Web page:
Exploring Careers in Drilling and Mining | RefinerLink

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Exploring Careers in Drilling and Mining

By Digital Third Coast

Nov 21, 2017

Comparison of career choices in Oil Drilling and Coal Mining.


You know that you want a career in the drilling industry - but do you have a clear idea of how you’re going to achieve your goals and progress in your career?


Depending on your educational background and your career objectives, you might follow a different path than others in the drilling industries. Here’s an overview of a few different routes your career might take.


In coal mining, a high school graduate is likely to begin as a miner/laborer, earning $37-45K per year for operating heavy mining machinery, drill blasting holes, and more; these laborers tend to be anywhere from 20-45 years old. A promotion to mine manager is possible; however, only 17% of mine managers are high school only graduates, and a college degree is preferred.


Instead, it’s more likely that a high school graduate will progress to equipment operator miner, who is responsible for safely and efficiently operating mining equipment. From there, one might become a foreman, earning up to $89,000 per year for supervising miners, ensuring the meeting of quotas, and maintaining an efficient work environment.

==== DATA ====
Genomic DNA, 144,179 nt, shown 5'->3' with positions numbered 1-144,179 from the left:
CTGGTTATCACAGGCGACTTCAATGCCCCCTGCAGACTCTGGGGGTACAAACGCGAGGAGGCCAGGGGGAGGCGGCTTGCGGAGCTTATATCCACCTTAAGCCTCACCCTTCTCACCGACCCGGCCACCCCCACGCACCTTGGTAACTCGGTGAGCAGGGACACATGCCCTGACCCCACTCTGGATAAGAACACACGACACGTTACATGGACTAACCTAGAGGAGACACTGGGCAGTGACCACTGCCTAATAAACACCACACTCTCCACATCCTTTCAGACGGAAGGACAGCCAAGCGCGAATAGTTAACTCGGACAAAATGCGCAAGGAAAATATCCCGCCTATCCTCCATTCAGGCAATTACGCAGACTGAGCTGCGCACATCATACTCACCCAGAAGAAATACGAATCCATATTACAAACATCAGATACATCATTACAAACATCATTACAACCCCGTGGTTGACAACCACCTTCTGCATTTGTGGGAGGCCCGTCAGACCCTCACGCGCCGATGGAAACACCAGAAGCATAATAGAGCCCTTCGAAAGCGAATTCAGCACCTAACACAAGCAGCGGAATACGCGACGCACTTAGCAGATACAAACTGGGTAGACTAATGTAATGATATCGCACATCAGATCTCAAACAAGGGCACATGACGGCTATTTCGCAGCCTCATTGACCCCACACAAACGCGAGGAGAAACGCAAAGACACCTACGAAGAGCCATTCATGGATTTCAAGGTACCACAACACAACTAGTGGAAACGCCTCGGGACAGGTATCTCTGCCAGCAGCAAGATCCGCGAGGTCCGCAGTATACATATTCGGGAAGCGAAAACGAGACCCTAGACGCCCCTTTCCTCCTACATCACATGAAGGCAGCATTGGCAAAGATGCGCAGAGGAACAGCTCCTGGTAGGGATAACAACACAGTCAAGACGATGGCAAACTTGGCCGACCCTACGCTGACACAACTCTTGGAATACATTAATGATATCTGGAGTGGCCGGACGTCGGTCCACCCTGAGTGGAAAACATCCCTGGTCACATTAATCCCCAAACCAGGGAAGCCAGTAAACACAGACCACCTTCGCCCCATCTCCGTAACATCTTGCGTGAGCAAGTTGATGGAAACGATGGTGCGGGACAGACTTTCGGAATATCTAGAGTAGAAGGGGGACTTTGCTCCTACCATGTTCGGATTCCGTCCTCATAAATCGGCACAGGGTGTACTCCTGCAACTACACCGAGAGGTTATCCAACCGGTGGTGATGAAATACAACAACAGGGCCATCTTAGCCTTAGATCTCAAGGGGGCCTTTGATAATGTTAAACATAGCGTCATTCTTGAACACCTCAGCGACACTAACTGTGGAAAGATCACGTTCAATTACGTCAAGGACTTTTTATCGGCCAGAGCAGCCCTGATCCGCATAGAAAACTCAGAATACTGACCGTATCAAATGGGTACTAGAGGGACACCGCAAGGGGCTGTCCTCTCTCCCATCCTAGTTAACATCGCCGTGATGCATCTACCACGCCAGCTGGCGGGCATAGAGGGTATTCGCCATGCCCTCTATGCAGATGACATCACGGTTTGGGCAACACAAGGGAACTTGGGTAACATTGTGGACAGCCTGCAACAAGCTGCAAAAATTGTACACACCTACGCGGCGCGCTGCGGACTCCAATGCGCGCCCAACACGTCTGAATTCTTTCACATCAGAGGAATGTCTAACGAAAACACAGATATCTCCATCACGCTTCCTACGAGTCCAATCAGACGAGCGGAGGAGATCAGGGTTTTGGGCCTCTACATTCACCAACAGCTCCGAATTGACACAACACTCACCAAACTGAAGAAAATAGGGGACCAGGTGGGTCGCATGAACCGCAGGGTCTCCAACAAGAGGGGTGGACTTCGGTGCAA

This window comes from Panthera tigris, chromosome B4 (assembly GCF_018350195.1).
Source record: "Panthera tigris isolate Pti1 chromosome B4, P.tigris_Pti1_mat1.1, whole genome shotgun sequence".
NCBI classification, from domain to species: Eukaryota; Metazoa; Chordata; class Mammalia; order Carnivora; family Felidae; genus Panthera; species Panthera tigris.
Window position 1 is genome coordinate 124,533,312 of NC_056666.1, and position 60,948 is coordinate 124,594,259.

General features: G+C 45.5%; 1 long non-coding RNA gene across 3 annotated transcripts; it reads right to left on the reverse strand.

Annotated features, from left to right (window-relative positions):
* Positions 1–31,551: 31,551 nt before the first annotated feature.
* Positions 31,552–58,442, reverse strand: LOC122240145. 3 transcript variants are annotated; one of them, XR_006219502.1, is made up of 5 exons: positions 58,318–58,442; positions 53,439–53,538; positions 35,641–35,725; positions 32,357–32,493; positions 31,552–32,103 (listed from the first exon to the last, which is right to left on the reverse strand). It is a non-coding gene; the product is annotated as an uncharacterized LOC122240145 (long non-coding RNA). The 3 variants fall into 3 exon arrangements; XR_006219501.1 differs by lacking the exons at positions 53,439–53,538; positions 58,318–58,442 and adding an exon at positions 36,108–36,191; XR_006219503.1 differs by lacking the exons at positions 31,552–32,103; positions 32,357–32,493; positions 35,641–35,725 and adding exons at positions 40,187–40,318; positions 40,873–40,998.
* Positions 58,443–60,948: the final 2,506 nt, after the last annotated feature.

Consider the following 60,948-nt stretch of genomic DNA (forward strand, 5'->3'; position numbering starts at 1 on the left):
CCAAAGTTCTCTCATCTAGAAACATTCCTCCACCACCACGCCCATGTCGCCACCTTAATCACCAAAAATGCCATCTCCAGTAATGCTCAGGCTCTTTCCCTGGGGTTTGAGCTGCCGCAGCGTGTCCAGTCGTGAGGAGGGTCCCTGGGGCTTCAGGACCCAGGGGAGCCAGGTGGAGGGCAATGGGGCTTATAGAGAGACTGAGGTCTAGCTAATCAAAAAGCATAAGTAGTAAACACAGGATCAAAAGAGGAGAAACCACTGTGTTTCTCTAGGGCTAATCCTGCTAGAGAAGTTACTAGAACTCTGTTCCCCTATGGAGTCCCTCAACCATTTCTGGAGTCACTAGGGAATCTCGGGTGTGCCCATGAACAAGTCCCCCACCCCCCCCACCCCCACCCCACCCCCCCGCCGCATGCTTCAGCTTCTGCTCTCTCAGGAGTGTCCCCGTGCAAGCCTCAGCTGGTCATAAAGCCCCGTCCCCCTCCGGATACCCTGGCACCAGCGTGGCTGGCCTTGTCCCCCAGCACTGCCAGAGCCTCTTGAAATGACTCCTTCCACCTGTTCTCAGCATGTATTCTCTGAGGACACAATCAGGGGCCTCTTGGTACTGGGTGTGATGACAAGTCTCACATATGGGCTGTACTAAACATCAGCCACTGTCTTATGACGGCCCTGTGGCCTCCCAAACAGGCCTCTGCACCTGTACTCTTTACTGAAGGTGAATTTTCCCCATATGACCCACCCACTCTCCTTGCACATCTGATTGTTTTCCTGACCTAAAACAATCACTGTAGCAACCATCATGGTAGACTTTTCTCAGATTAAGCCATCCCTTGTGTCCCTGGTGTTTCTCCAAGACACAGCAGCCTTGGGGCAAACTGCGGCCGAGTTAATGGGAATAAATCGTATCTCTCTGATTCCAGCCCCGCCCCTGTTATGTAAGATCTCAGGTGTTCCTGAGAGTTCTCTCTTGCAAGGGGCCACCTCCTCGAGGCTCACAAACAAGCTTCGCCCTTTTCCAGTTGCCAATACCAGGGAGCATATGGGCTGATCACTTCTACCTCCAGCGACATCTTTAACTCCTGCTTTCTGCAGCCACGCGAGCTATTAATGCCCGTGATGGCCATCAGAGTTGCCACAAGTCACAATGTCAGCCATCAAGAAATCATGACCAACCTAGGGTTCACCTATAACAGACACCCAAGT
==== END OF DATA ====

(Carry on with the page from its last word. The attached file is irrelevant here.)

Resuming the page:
A college graduate in the coal mining industry, meanwhile, may start as a geologist or a mechanical engineer, depending on his or her educational background. From there, the career arc would progress from mine manager to executive operations manager (ensuring optimal resource utilization and exploitation, developing improvement strategies, and leading and managing operation teams) or mine engineer (planning and designing mines and ensuring maximum structural stability).


Over on the oil and gas drilling side, high school graduates will start their career as rig hands, conducting routine equipment inspections and assisting the driller, progressing to the role of driller and eventually, tool pusher.


A college graduate will begin as a petroleum geologist, studying various rock formations to identify new gas and oil deposits. Then, he or she will advance to drilling operations manager and eventually drilling/petroleum engineer, assess costs and estimating production capabilities and using data to recommend the placement of new wells.

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